The Open UniversitySkip to content
 

The spread of marine anoxia on the northern Tethys margin during the Paleocene-Eocene Thermal Maximum

Dickson, Alexander J.; Rees-Owen, Rhian L.; März, Christian; Coe, Angela L.; Cohen, Anthony S.; Pancost, Richard D.; Taylor, Kyle and Shcherbinia, Ekaterina (2014). The spread of marine anoxia on the northern Tethys margin during the Paleocene-Eocene Thermal Maximum. Paleoceanography, 29(6) pp. 471–488.

Full text available as:
[img]
Preview
PDF (Version of Record) - Requires a PDF viewer such as GSview, Xpdf or Adobe Acrobat Reader
Download (2MB) | Preview
DOI (Digital Object Identifier) Link: https://doi.org/10.1002/2014PA002629
Google Scholar: Look up in Google Scholar

Abstract

Records of the paleoenvironmental changes that occurred during the Paleocene-Eocene Thermal Maximum (PETM) are preserved in sedimentary rocks along the margins of the former Tethys Ocean and Peri-Tethys. This paper presents new geochemical data that constrain paleoproductivity, sediment delivery, and seawater redox conditions, from three sites that were located in the Peri-Tethys region. Trace and major element, iron speciation, and biomarker data indicate that water column anoxia was established during episodes when inputs of land-derived higher plant organic carbon and highly weathered detrital clays and silts became relatively higher. Anoxic conditions are likely to have been initially caused by two primary processes: (i) oxygen consumption by high rates of marine productivity, initially stimulated by the rapid delivery of terrestrially derived organic matter and nutrients, and (ii) phosphorus regeneration from seafloor sediments. The role of the latter process requires further investigation before its influence on the spread of deoxygenated seawater during the PETM can be properly discerned. Other oxygen-forcing processes, such as temperature/salinity-driven water column stratification and/or methane oxidation, are considered to have been relatively less important in the study region. Organic carbon enrichments occur only during the initial stages of the PETM as defined by the negative carbon isotope excursions at each site. The lack of observed terminal stage organic carbon enrichment does not support a link between PETM climate recovery and the sequestration of excess atmospheric CO2 as organic carbon in this region; such a feedback may, however, have been important in the early stages of the PETM.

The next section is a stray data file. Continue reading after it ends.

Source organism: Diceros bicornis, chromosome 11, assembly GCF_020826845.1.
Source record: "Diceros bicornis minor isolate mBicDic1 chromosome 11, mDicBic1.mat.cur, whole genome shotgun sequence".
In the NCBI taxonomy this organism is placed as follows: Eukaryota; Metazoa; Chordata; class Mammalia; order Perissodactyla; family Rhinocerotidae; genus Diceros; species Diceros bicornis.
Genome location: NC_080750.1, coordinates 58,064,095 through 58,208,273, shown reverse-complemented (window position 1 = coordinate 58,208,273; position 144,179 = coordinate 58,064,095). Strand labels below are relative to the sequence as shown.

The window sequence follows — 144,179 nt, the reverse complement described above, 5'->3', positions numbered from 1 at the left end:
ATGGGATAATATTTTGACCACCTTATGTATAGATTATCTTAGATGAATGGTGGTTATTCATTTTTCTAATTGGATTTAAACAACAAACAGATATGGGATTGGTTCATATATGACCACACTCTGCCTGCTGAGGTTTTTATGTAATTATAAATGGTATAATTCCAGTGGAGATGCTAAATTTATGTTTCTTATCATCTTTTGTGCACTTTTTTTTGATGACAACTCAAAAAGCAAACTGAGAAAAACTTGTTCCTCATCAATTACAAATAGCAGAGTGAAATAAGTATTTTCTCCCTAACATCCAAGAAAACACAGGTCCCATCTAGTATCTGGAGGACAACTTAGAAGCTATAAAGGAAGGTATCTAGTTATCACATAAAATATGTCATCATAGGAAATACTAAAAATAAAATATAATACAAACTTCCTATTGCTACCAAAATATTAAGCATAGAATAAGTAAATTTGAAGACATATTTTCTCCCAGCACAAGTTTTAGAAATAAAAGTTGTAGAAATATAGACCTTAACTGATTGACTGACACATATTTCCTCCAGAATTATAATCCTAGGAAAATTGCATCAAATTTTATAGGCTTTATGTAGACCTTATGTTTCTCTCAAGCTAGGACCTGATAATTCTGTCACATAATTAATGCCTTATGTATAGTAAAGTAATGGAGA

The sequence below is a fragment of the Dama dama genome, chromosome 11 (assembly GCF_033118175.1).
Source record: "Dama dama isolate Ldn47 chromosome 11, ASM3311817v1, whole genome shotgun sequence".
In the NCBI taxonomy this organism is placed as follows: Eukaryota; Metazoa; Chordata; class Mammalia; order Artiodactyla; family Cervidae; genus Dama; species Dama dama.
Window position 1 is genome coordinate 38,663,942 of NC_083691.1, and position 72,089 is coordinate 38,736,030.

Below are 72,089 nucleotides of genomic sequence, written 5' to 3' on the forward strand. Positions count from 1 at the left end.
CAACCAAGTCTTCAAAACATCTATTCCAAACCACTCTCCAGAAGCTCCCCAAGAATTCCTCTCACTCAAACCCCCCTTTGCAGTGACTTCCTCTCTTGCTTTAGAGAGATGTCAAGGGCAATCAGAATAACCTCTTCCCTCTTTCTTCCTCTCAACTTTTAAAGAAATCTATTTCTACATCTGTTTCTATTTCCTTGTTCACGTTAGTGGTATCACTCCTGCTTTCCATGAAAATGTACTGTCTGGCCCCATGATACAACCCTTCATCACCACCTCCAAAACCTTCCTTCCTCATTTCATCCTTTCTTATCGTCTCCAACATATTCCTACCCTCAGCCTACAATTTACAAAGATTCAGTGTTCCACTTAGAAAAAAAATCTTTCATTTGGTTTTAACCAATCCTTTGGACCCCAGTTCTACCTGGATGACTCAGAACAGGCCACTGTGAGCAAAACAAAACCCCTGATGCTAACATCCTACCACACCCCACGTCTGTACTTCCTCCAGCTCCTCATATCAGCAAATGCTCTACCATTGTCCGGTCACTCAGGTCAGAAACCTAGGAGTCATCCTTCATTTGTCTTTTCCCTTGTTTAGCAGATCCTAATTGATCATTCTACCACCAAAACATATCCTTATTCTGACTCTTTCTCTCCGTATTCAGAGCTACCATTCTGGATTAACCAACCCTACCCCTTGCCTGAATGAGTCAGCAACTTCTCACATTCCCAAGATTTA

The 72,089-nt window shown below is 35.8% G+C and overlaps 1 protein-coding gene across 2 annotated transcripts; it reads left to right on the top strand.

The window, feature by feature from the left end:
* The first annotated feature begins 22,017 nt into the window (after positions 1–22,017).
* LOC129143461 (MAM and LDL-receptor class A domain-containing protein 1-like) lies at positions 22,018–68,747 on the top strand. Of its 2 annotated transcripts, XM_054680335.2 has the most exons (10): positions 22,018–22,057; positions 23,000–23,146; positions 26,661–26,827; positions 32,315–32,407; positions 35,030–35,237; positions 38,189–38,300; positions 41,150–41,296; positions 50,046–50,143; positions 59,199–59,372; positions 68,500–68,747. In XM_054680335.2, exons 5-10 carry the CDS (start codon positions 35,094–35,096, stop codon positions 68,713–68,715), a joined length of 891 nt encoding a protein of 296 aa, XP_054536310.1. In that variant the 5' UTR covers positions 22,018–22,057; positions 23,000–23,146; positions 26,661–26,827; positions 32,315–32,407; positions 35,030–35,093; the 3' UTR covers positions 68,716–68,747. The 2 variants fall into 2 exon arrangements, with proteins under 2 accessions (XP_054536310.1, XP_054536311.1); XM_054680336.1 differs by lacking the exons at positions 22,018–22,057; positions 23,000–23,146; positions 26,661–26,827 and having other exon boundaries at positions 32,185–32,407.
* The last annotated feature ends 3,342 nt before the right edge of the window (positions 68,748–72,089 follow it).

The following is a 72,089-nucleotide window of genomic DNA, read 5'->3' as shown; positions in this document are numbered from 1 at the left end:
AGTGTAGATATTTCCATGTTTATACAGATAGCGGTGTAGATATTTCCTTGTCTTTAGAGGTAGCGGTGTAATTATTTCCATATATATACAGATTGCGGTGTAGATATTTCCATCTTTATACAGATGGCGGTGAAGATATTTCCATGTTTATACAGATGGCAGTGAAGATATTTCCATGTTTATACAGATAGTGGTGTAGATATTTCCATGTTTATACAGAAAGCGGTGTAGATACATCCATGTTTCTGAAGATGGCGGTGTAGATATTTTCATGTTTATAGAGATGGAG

Item Type: Journal Item
Copyright Holders: 2014 American Geophysical Union
ISSN: 1944-9186
Project Funding Details:
Funded Project NameProject IDFunding Body
Not SetNE/F021313/1NERC (Natural Environmental Research Council
Not SetMA 4791-2/1Deutsche Forschungsgemeinschaft
Keywords: PETM; Tethys; redox; biomarkers; trace elements; carbon burial
Academic Unit/School: Faculty of Science, Technology, Engineering and Mathematics (STEM) > Environment, Earth and Ecosystem Sciences
Faculty of Science, Technology, Engineering and Mathematics (STEM)
Item ID: 52811
Depositing User: Angela Coe
Date Deposited: 08 Jan 2018 10:31
Last Modified: 02 May 2018 14:37
URI: http://oro.open.ac.uk/id/eprint/52811
Share this page:

Metrics

Altmetrics from Altmetric

Citations from Dimensions

Download history for this item

These details should be considered as only a guide to the number of downloads performed manually. Algorithmic methods have been applied in an attempt to remove automated downloads from the displayed statistics but no guarantee can be made as to the accuracy of the figures.

Actions (login may be required)

Policies | Disclaimer

© The Open University   contact the OU